White southerners in the early twentieth century waxed nostalgically about the antebellum South and the Confederacy, an inclination which would reach its apotheosis in Margaret Mitchell‘s Gone With the Wind. An earlier novel, Thomas Dixon’s The Clansmen (1905), specifically portrayed the Klan as romantic white knights out to protect southern womanhood. In 1915, D. W. Griffith’s used the novel as the basis for his groundbreaking film, The Birth of a Nation. While the film sparked controversy, it proved quite popular. This romance for things that never were, concerns about swelling immigration, and the World War I–inspired wave of exaggerated patriotism combined to make the Klan seem appealing. Enter William J. Simmons, an ex-minister, who saw the opportunity to franchise the old organization. While he undoubtedly shared the beliefs of the original Klan, it is fairly clear that he intended to turn a healthy profit from the sale of memberships and official regalia. These mixed motives were embraced by the Klan’s most tireless promoters during this era, Elizabeth Tyler and Edward Y. Clarke.

The first meeting of the new Klan took place in 1915 on Stone Mountain, Georgia, but the organization quickly spread, and, unlike its Reconstruction predecessor, included at least as many urban as rural members. While its hatred for Afro-Americans remained, the Klan as frequently targeted Jews, Roman Catholics, and immigrants. Wherever they went, the organization’s promoters played up antagonism towards whatever group young white Nativist-types feared.

In some areas, the popularity of the Klan made them something other than an “Invisible Empire,” and members paraded openly in their traditional garb. They also influenced elections. Each Klansmen was encouraged to recruit at least 10 people to vote for a candidate who was a member or known to be sympathetic towards their beliefs. This strategy worked in many cases, but the Klan also faced resistance in some communities.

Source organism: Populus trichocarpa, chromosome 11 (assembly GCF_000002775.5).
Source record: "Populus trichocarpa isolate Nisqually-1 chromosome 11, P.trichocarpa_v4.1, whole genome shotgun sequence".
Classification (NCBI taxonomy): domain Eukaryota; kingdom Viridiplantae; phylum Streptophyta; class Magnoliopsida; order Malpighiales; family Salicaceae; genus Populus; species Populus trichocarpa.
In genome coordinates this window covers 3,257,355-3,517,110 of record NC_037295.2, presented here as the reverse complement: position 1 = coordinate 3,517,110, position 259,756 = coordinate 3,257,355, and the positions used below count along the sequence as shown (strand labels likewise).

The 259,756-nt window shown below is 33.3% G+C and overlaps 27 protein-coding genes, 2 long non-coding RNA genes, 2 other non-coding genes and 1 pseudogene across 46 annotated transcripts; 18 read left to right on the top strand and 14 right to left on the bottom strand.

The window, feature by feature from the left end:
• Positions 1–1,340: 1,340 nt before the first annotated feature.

The Klan’s power has waned since the 1920s. They became visible again during the Civil Rights Movement of the 1950s and 1960s. In the 1970s and 1980s they targeted Asian immigrants, including the Vietnamese boat people. But dissent and fragmentation has marked their history in recent decades. They have not disappeared, but their beliefs have never received the hearing they had in their heyday.


Like all organizations, various beliefs and suburban myths have clustered their history and origins. Historical sources insist that the unusual name derives from Kuklos, the Greek word for “circle” or “band” and clan, meaning “tribe.”

Fred J. Cook and Jane Steltenpohl. The Ku Klux Klan: America’s Recurring Nightmare. Julian Messner Press: 1989.

"Ku Klux Klan." The Columbia Encyclopedia, Sixth Ed. 2001 http://www.bartleby.com/65/ku/KuKluxKl.html

"Ku Klux Klan." Reader’s Companion to American History. http://college.hmco.com/history/readerscomp/rcah/html/ah_051100_kukluxklan.htm.

"People and Events: the Rise of the Ku Klux Klan in the 1920s." The American Experience. http://www.pbs.org/wgbh/amex/flood/peopleevents/e_klan.html